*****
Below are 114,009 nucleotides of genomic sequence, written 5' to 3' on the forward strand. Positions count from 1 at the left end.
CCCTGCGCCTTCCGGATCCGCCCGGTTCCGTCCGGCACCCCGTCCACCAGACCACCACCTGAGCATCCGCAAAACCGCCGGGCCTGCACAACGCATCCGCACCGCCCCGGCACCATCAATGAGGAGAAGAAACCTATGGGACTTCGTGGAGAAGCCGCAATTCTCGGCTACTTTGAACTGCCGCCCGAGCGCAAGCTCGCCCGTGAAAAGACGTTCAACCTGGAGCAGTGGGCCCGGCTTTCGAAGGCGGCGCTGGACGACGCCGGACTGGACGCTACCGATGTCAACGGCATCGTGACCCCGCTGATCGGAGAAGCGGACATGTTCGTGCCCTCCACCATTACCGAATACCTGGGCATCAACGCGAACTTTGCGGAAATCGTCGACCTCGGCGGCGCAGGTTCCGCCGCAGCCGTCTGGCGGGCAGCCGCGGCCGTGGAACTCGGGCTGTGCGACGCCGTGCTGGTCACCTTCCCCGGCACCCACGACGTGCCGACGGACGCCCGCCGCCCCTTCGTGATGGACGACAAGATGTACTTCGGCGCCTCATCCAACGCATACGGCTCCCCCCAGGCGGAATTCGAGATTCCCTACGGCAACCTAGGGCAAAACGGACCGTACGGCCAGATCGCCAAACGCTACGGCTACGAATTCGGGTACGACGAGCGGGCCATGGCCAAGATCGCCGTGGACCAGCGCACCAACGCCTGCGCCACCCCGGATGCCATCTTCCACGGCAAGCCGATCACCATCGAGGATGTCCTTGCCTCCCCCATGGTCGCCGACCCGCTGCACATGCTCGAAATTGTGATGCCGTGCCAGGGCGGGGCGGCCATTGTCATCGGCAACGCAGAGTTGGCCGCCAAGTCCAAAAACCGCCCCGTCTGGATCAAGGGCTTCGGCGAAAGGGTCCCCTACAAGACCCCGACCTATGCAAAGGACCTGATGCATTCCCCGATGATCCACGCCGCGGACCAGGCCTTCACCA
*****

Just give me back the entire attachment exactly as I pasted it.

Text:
Below are 114,009 nucleotides of genomic sequence, written 5' to 3' on the forward strand. Positions count from 1 at the left end.
CCCTGCGCCTTCCGGATCCGCCCGGTTCCGTCCGGCACCCCGTCCACCAGACCACCACCTGAGCATCCGCAAAACCGCCGGGCCTGCACAACGCATCCGCACCGCCCCGGCACCATCAATGAGGAGAAGAAACCTATGGGACTTCGTGGAGAAGCCGCAATTCTCGGCTACTTTGAACTGCCGCCCGAGCGCAAGCTCGCCCGTGAAAAGACGTTCAACCTGGAGCAGTGGGCCCGGCTTTCGAAGGCGGCGCTGGACGACGCCGGACTGGACGCTACCGATGTCAACGGCATCGTGACCCCGCTGATCGGAGAAGCGGACATGTTCGTGCCCTCCACCATTACCGAATACCTGGGCATCAACGCGAACTTTGCGGAAATCGTCGACCTCGGCGGCGCAGGTTCCGCCGCAGCCGTCTGGCGGGCAGCCGCGGCCGTGGAACTCGGGCTGTGCGACGCCGTGCTGGTCACCTTCCCCGGCACCCACGACGTGCCGACGGACGCCCGCCGCCCCTTCGTGATGGACGACAAGATGTACTTCGGCGCCTCATCCAACGCATACGGCTCCCCCCAGGCGGAATTCGAGATTCCCTACGGCAACCTAGGGCAAAACGGACCGTACGGCCAGATCGCCAAACGCTACGGCTACGAATTCGGGTACGACGAGCGGGCCATGGCCAAGATCGCCGTGGACCAGCGCACCAACGCCTGCGCCACCCCGGATGCCATCTTCCACGGCAAGCCGATCACCATCGAGGATGTCCTTGCCTCCCCCATGGTCGCCGACCCGCTGCACATGCTCGAAATTGTGATGCCGTGCCAGGGCGGGGCGGCCATTGTCATCGGCAACGCAGAGTTGGCCGCCAAGTCCAAAAACCGCCCCGTCTGGATCAAGGGCTTCGGCGAAAGGGTCCCCTACAAGACCCCGACCTATGCAAAGGACCTGATGCATTCCCCGATGATCCACGCCGCGGACCAGGCCTTCACCA